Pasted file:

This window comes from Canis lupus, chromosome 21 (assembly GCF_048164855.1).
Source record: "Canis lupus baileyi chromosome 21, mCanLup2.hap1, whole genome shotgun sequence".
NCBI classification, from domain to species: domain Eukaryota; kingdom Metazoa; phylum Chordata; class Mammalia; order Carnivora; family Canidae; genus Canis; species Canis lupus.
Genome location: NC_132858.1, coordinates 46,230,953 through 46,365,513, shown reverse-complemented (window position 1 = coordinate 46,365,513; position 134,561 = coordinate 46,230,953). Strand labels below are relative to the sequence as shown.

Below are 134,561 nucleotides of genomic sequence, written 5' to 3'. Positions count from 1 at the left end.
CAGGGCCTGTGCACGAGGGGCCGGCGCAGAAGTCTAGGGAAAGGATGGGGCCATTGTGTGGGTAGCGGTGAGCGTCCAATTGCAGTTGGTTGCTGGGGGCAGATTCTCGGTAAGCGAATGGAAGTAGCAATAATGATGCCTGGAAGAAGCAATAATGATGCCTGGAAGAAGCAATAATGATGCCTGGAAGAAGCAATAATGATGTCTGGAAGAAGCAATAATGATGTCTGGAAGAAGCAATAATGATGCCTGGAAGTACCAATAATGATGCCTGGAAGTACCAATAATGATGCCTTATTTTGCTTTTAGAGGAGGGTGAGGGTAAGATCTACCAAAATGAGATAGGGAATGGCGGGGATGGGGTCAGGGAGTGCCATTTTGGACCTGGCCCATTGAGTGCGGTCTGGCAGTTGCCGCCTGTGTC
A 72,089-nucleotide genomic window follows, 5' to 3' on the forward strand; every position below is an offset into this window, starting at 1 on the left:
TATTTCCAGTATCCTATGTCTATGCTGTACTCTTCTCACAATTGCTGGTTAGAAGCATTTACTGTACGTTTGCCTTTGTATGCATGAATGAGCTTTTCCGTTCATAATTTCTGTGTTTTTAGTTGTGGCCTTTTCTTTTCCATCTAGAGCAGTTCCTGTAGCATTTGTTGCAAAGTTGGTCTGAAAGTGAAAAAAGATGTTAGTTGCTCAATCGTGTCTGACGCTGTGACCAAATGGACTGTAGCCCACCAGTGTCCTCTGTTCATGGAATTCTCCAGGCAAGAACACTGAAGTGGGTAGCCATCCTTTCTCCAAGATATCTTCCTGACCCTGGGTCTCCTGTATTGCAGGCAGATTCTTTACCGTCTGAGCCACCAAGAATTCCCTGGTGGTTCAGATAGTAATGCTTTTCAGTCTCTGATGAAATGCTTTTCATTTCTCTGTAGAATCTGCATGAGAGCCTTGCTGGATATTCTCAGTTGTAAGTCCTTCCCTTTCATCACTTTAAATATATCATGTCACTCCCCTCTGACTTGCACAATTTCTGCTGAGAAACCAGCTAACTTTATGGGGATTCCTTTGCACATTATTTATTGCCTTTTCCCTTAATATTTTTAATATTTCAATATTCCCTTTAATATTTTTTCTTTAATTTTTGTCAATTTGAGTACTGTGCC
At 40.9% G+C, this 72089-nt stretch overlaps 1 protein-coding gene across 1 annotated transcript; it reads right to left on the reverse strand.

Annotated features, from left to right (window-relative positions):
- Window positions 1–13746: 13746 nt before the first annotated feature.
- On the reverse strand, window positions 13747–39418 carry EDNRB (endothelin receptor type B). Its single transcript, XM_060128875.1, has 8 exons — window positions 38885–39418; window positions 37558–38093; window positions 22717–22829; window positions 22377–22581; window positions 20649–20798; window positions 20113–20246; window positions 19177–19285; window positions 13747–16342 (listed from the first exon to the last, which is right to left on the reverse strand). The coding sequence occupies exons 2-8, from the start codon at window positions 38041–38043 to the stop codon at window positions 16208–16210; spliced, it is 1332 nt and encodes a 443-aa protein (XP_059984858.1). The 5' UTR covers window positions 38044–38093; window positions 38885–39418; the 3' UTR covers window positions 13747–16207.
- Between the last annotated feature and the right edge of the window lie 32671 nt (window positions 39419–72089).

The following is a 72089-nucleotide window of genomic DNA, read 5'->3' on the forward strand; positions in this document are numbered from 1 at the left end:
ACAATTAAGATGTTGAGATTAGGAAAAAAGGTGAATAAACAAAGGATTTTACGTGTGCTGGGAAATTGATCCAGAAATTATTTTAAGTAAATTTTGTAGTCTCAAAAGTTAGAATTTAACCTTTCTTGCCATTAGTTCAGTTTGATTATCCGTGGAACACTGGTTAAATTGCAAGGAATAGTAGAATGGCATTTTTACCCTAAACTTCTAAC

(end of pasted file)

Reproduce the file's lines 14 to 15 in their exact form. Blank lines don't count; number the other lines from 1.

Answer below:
The following is a 72089-nucleotide window of genomic DNA, read 5'->3' on the forward strand; positions in this document are numbered from 1 at the left end:
ACAATTAAGATGTTGAGATTAGGAAAAAAGGTGAATAAACAAAGGATTTTACGTGTGCTGGGAAATTGATCCAGAAATTATTTTAAGTAAATTTTGTAGTCTCAAAAGTTAGAATTTAACCTTTCTTGCCATTAGTTCAGTTTGATTATCCGTGGAACACTGGTTAAATTGCAAGGAATAGTAGAATGGCATTTTTACCCTAAACTTCTAAC